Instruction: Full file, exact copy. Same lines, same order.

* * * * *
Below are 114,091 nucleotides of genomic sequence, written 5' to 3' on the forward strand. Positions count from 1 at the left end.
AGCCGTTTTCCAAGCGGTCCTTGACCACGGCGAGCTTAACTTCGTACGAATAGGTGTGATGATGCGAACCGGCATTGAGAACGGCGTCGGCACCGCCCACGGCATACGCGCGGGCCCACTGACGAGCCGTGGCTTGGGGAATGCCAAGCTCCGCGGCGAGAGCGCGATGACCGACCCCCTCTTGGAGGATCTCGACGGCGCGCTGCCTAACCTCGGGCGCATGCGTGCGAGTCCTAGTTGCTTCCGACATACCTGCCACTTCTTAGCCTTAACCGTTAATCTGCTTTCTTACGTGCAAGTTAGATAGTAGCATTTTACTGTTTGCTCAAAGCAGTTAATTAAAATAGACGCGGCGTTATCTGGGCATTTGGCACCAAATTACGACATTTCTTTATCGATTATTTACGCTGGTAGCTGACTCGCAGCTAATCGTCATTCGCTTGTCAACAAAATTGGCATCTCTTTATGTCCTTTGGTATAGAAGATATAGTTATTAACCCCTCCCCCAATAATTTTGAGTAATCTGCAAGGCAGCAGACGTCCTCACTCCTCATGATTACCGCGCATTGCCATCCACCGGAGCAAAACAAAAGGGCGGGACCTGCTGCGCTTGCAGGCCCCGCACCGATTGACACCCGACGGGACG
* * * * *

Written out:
Below are 114,091 nucleotides of genomic sequence, written 5' to 3' on the forward strand. Positions count from 1 at the left end.
AGCCGTTTTCCAAGCGGTCCTTGACCACGGCGAGCTTAACTTCGTACGAATAGGTGTGATGATGCGAACCGGCATTGAGAACGGCGTCGGCACCGCCCACGGCATACGCGCGGGCCCACTGACGAGCCGTGGCTTGGGGAATGCCAAGCTCCGCGGCGAGAGCGCGATGACCGACCCCCTCTTGGAGGATCTCGACGGCGCGCTGCCTAACCTCGGGCGCATGCGTGCGAGTCCTAGTTGCTTCCGACATACCTGCCACTTCTTAGCCTTAACCGTTAATCTGCTTTCTTACGTGCAAGTTAGATAGTAGCATTTTACTGTTTGCTCAAAGCAGTTAATTAAAATAGACGCGGCGTTATCTGGGCATTTGGCACCAAATTACGACATTTCTTTATCGATTATTTACGCTGGTAGCTGACTCGCAGCTAATCGTCATTCGCTTGTCAACAAAATTGGCATCTCTTTATGTCCTTTGGTATAGAAGATATAGTTATTAACCCCTCCCCCAATAATTTTGAGTAATCTGCAAGGCAGCAGACGTCCTCACTCCTCATGATTACCGCGCATTGCCATCCACCGGAGCAAAACAAAAGGGCGGGACCTGCTGCGCTTGCAGGCCCCGCACCGATTGACACCCGACGGGACG